Distro Dilemma of a Linux Nerd

Gnome 2 on Fedora 7, one of the earliest distro I saw I first saw a linux distro when I was 12. It was a Red Hat that my cousin had brought to install on my desktop (because he was too scared to do it in his own computer). He installed it using five CDs while I watched Anaconda do it's job. When the computer finally booted, we came to know that the whole of my 40GB hard disk had been wiped. From what I remember I guess the desktop was KDE. I was so impressed with it all, the customization (you could choose the login and the boot screen in the settings!), the user interface in general and everything was so new and different and awesome for me as I had only experienced XP and 98 at that point. But I could not hold on to it due to various reasons (1. I could not get the dial-up to work, 2. My media did not work). Fast forward a couple of years and the same cousin shows me Fedora 7. I went on full linux hunt then: I collected magazines that included CDs and DVDs with various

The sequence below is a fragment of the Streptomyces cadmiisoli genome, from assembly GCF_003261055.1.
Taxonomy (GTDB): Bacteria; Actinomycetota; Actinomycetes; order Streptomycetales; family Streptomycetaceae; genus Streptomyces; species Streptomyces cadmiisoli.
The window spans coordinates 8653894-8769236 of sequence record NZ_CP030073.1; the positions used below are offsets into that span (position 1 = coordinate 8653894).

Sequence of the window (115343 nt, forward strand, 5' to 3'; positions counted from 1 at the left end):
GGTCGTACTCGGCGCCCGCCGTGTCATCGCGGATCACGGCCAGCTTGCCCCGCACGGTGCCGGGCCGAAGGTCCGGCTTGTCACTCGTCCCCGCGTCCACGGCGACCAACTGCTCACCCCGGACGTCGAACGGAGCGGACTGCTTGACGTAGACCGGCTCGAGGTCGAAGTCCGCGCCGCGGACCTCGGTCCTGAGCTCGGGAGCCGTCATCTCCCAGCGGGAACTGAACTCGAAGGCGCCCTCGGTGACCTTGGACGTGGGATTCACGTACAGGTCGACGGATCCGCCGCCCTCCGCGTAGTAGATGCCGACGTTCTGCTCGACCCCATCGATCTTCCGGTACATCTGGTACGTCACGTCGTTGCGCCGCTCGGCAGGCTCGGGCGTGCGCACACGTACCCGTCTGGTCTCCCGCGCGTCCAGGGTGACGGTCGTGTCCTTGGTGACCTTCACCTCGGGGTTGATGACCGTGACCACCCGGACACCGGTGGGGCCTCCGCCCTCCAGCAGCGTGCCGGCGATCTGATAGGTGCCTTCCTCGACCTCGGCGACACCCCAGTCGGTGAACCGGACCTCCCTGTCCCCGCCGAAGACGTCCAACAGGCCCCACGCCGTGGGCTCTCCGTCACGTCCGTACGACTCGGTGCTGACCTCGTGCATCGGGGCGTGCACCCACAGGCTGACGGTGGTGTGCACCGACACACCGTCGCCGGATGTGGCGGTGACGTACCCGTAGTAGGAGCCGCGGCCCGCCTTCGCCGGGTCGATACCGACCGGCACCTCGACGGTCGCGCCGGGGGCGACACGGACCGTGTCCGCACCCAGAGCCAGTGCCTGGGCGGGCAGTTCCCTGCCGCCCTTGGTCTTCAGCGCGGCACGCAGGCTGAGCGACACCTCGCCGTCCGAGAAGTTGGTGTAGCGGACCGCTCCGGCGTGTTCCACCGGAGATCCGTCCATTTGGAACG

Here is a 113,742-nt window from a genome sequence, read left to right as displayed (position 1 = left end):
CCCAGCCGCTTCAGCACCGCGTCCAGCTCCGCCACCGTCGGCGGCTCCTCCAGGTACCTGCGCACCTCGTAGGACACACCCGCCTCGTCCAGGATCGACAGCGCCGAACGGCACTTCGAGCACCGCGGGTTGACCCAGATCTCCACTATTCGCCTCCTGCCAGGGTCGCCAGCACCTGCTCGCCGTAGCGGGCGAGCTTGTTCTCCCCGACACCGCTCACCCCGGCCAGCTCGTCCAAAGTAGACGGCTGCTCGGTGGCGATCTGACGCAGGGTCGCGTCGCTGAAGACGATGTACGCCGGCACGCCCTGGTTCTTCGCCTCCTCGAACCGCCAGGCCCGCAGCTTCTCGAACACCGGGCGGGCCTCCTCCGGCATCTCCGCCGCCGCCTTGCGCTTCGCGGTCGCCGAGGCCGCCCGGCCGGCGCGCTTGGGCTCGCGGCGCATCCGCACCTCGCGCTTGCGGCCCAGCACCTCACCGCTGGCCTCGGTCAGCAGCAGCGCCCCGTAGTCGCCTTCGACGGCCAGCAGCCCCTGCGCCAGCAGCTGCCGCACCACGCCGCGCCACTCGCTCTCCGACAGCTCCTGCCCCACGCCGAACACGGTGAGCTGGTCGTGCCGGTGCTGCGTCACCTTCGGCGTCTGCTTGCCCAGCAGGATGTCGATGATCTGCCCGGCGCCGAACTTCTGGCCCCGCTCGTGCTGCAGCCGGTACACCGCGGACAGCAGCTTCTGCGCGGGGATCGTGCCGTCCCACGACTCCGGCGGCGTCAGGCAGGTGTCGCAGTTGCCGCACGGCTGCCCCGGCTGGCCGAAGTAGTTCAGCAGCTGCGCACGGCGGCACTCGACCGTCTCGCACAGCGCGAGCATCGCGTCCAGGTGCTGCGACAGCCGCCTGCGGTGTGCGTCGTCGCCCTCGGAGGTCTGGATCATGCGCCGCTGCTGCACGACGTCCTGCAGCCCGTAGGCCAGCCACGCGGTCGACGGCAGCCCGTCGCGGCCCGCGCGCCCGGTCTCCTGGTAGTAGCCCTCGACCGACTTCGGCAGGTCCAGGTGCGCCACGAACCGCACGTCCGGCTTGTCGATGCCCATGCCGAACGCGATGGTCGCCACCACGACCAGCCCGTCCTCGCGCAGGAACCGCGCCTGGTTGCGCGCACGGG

squRemote is a small utility that lets you control the media playing on your computer from you phone. It currently supports Android phone, and Linux and Windows PCs. Scroll down if you are only here for the download, but I recommend reading the Setting Up section to avoid confusions later.

Real Easy Way To Transfer Files From Linux

Windows has Homegroups that make transferring files on a network real easy. This had me wondering: what do we Linux users have when we need to send a huge file to another computer really quick? I had run into this problem once before, when a quick Google search did not yield anything quick and easy. I had accepted that Linux is too geeky to have such easy solution. A solution without a couple of pages of code is too boring, right? Recently, I was Googling for a way to make my Android talk to my Linux system for a project, when I stumbled upon the perfect solution to my old problem.